We are picking up where we left off with our June 20 post. We were talking about what goes into the inventory and appraisal of a decedent's estate in California. The law does not require an inventory for every estate; the administration of a small estate, for example, does not include filing an inventory and appraisal with the court. When one is necessary, though, the responsibility falls to the personal representative.
The inventory must include certain items by law (described in our June 20 post). We know, however, that there is a lot more to an estate than cash on hand and shares in a business. The PR will do well to inventory the decedent's tangible personal property, too. Furniture, clothing, kitchen and household items, jewelry -- the inventory should include everything that a homeowners insurance policy would cover. In some cases, details are not necessary: Small items of relatively little value can be grouped together. For example, paperback books and costume jewelry need not be itemized.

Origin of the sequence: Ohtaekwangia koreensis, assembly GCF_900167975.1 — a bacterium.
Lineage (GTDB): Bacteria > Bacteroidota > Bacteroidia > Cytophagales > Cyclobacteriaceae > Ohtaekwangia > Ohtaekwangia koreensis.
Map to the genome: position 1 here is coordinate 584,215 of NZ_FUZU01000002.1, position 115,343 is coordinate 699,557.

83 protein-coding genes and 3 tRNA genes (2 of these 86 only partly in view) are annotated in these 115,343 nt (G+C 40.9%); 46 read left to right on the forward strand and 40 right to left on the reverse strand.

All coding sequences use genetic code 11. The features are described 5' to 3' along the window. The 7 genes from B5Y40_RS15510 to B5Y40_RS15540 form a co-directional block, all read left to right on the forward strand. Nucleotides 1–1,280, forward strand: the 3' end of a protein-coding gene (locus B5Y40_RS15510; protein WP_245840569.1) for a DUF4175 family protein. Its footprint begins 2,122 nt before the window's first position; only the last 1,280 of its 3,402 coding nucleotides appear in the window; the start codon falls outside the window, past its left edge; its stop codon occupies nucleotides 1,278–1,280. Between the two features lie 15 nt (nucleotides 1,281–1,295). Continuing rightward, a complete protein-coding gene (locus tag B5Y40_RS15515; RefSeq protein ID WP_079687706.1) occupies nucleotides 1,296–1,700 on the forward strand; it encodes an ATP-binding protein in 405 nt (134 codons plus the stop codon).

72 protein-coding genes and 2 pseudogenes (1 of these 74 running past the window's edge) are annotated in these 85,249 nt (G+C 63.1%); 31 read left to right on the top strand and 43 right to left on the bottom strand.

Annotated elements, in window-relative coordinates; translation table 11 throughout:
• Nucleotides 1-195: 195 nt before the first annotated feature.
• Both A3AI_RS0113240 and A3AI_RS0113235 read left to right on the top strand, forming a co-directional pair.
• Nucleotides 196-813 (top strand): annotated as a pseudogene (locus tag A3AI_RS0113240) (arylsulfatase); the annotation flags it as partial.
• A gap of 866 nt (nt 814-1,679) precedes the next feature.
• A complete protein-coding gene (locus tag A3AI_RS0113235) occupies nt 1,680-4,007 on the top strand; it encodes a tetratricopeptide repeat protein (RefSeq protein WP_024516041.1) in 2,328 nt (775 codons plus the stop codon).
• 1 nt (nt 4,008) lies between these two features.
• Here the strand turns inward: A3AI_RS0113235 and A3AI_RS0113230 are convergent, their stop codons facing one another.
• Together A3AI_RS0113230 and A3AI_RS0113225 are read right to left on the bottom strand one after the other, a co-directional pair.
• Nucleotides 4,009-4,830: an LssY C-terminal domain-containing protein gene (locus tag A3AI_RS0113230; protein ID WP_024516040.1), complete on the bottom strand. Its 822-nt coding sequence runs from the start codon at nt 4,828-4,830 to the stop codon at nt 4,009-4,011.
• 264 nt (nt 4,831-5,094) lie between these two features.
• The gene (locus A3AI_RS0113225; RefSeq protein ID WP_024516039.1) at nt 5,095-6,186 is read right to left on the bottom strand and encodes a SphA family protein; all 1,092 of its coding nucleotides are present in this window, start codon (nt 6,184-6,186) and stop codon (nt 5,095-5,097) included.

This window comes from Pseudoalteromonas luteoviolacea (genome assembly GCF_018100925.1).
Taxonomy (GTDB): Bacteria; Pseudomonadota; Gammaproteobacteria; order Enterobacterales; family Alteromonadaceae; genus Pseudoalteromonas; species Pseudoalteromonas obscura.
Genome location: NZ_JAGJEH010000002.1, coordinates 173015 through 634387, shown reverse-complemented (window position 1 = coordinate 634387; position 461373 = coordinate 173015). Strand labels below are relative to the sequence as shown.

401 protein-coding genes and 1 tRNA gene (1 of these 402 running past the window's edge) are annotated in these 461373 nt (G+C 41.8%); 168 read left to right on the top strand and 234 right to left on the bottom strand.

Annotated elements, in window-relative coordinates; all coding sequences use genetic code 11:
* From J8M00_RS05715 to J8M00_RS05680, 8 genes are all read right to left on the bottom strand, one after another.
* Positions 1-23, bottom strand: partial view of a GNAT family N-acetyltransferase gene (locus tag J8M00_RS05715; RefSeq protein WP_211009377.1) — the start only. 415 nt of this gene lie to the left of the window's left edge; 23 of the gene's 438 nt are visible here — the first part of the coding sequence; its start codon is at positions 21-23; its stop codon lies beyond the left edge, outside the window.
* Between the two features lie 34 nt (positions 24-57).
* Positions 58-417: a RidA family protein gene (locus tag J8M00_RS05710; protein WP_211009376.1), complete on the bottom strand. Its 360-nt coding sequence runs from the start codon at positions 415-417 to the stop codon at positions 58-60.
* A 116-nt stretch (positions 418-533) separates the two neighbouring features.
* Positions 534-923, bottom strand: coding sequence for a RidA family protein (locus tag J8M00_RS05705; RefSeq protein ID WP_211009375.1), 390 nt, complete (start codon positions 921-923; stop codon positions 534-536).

Remember, this is an inventory of estate assets. Anything that is not part of the estate should not be included. Life insurance, for example, or real estate outside of California should not be listed. However, a separate list of these non-probate assets can help the personal representative or the estate attorney identify missing information or address potential problems with distribution.
As for the appraisal, the PR may hire an independent appraiser or may leave it to the court to assign values to some items. In the end, each item must have a monetary value, the fair market value on the date of the decedent's death.
One final -- and important -- note: All of the information in an inventory and appraisal becomes public record. If a testator does not want the value of the family home or car collection known, the testator should explore estate planning tools, including trusts, that would keep the information private.
Preparing an inventory may look like a huge task. The decedent's accountant, investment adviser, personal assistant, insurance broker and estate planning attorney may be the best sources for information about assets. A personal representative should not hesitate to ask for help.
Source: California Civil Practice Probate and Trust Proceedings, Chapter 12. Inventory and Appraisal, Judge Arnold H. Gold, Monica Dell'osso, Mary F. Gillick and Jeremiah Moffit, current as of May 2015, via WestlawNext